MSc in Computer Science
The MSc in Computer Science is now open for applications for entry in 2018-19.
The MSc in Computer Science at Oxford has been designed to teach a range of advanced topics and a carefully selected core of foundational subjects to graduates of computer science and other numerate disciplines.
As an advanced Master's degree, we accept entrants to the course whose background will have a strong mathematical element, and who have also undertaken programming tasks, and wish to find out more about the ideas and principles. Experienced programmers in industry and commerce will be motivated by the need for formal methods to overcome the problems of unreliable and inadequate software, or may wish to extend their understanding by studying new programming and development paradigms. Recent graduates in Computer Science will want to learn more about specialised topics that are taught on the course, or develop an improved understanding of the underlying mathematics of computing. Graduates in Mathematics, Science and Engineering will want to apply their training in the context of a rigorous application of the fundamental techniques of Computer Science.
During the 2019/20 academic year, four DeepMind Computer Science Scholarships will be awarded to students wishing to pursue a Master’s degree in Oxford’s Department of Computer Science. They are open to individuals who are ordinarily resident in the UK and who belong to one or more of the following groups: identifying as female, BME, or from households with traditionally low progression to higher education. The scholarship programme will play a key role in enabling Oxford to widen participation in the subject at graduate level. There is no separate application process for this scholarship: to be considered, please submit your application for graduate study by the January deadline for the course. If you fulfil the eligibility criteria, you will be automatically considered for these scholarships. Selection is expected to take place by the end of April 2019. Please see the Standard scholarship selection terms for more information about the application and selection process.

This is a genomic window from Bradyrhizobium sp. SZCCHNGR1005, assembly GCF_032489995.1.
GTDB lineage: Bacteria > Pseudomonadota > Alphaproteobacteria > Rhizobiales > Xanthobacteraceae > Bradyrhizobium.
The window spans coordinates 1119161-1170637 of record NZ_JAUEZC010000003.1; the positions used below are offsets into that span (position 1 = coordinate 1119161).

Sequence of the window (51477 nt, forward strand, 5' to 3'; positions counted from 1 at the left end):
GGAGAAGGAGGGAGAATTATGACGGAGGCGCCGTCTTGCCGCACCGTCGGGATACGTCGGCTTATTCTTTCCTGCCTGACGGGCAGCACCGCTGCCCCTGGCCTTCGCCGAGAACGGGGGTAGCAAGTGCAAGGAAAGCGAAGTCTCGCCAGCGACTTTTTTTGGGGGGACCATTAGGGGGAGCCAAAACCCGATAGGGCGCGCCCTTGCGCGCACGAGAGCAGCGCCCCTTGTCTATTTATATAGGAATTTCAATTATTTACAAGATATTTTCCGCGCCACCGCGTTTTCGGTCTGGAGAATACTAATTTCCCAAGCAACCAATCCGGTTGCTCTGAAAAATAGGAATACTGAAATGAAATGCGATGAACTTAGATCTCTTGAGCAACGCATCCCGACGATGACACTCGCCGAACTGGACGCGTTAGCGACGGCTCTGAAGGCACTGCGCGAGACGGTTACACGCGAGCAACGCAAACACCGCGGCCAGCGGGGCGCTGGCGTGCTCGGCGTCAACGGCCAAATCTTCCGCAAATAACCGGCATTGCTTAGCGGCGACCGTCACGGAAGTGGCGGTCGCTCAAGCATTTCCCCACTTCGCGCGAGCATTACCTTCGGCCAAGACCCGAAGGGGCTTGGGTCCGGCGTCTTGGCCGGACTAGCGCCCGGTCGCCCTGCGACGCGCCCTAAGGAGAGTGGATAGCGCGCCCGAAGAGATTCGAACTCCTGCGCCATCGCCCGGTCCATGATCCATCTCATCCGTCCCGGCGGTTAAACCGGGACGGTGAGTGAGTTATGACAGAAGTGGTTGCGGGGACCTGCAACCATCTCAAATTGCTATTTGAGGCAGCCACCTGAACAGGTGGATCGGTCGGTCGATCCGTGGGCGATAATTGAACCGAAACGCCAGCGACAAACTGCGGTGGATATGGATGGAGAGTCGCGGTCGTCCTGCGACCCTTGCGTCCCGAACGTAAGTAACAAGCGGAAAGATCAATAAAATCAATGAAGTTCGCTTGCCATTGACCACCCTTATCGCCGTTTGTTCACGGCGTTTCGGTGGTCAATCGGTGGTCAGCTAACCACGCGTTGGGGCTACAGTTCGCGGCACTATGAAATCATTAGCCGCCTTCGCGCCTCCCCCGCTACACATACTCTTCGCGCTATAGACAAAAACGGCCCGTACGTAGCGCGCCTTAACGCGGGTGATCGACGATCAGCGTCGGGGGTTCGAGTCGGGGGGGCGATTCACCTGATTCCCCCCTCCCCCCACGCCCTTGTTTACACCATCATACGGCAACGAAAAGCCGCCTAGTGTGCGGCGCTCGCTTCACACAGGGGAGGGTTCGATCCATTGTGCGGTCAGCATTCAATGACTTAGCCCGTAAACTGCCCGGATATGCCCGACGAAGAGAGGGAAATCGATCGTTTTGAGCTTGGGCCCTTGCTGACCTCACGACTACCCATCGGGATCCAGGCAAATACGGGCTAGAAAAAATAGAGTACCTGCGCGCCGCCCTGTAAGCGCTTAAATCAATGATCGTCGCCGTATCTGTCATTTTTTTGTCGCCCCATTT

About the course
The MSc in Computer Science at Oxford has been designed to teach a range of advanced topics and a carefully-selected core of foundational subjects to graduates of computer science and other numerate disciplines.
As in other branches of applied mathematics and engineering, improvements in the practice of programming require determined and meticulous application of methods of mathematical understanding, calculation and proof.
Recognising this, this full-time, twelve-month MSc has been designed to teach the mathematical principles of specification, design and efficient implementation of both software and hardware.
The MSc is designed to combine theory and practice. It teaches the advanced techniques and ideas that are being developed in application domains (such as graphics, visualisation, and computer security) and the rich and diverse theories that underpin them. These include models of computation and data, and mathematical analysis of programs and algorithms.
The course aims:
- to provide the foundation for a professional career in the computing-based industries, including telecommunications, process control, business-, mission-, and safety-critical fields;
- to enhance the skills of a professional who is already working in one of these industries;
- to provide a foundation for research into the theory and practice of programming and the design of computer-based systems;
- to present knowledge, experience, reasoning methods and design and implementation techniques that are robust and forward-looking.
The Department of Computer Science is committed to the development and application of effective theory based on realistic practice, and some of the modules were developed through consultation and collaboration with industry. The department believes that only by the interplay of theory and practice can you be trained properly in such a rapidly advancing subject. Practice alerts us to real contemporary problems - theory is a shield against professional obsolescence.
You and other entrants to the course will come from a variety of backgrounds. If you are an experienced programmer in industry and commerce, you are motivated by the need for formal methods to overcome the problems of unreliable and inadequate software, or wish to extend your understanding by studying new programming and development paradigms. You may be a recent graduate in computer science and will supplement your knowledge with the kind of sound mathematical basis which is not always found in undergraduate courses. If you are a graduate in mathematics, science or engineering, you will apply your training in the context of a rigorous application of the fundamental techniques of computer science.
You will develop knowledge and understanding of a formal disciplined approach to computer science, a range of relevant concepts, tools and techniques, the principles underpinning these techniques and the ability to apply them in novel situations. On subsequent employment, you will be able to select techniques most appropriate to your working environment, adapt and improve them as necessary, establish appropriate design standards for both hardware and software, train colleagues and subordinates in the observance of sound practices, and keep abreast of research and development.
The academic year is split into three terms of eight weeks but work on the MSc course continues throughout the year and is not restricted just to term time.
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